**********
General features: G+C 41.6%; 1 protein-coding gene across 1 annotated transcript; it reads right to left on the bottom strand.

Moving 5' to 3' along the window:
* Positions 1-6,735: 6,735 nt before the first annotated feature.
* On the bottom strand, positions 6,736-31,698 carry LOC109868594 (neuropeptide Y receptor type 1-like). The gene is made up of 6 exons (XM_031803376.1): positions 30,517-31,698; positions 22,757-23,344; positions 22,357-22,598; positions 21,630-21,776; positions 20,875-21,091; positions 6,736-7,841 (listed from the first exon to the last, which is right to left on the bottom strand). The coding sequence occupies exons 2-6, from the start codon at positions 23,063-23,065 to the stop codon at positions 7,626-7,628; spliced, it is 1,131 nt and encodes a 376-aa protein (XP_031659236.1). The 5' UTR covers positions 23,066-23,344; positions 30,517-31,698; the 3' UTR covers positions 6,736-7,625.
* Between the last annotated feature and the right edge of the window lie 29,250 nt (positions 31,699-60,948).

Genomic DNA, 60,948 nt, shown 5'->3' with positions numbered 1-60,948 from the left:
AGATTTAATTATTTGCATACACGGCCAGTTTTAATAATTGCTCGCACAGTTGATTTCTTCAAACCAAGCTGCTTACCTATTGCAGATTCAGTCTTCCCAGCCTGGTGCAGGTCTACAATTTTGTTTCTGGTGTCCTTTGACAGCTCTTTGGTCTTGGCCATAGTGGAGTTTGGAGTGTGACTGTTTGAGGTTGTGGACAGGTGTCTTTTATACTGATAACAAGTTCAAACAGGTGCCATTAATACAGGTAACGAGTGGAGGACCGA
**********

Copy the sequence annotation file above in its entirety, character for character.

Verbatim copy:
General features: G+C 41.6%; 1 protein-coding gene across 1 annotated transcript; it reads right to left on the bottom strand.

Moving 5' to 3' along the window:
* Positions 1-6,735: 6,735 nt before the first annotated feature.
* On the bottom strand, positions 6,736-31,698 carry LOC109868594 (neuropeptide Y receptor type 1-like). The gene is made up of 6 exons (XM_031803376.1): positions 30,517-31,698; positions 22,757-23,344; positions 22,357-22,598; positions 21,630-21,776; positions 20,875-21,091; positions 6,736-7,841 (listed from the first exon to the last, which is right to left on the bottom strand). The coding sequence occupies exons 2-6, from the start codon at positions 23,063-23,065 to the stop codon at positions 7,626-7,628; spliced, it is 1,131 nt and encodes a 376-aa protein (XP_031659236.1). The 5' UTR covers positions 23,066-23,344; positions 30,517-31,698; the 3' UTR covers positions 6,736-7,625.
* Between the last annotated feature and the right edge of the window lie 29,250 nt (positions 31,699-60,948).

Genomic DNA, 60,948 nt, shown 5'->3' with positions numbered 1-60,948 from the left:
AGATTTAATTATTTGCATACACGGCCAGTTTTAATAATTGCTCGCACAGTTGATTTCTTCAAACCAAGCTGCTTACCTATTGCAGATTCAGTCTTCCCAGCCTGGTGCAGGTCTACAATTTTGTTTCTGGTGTCCTTTGACAGCTCTTTGGTCTTGGCCATAGTGGAGTTTGGAGTGTGACTGTTTGAGGTTGTGGACAGGTGTCTTTTATACTGATAACAAGTTCAAACAGGTGCCATTAATACAGGTAACGAGTGGAGGACCGA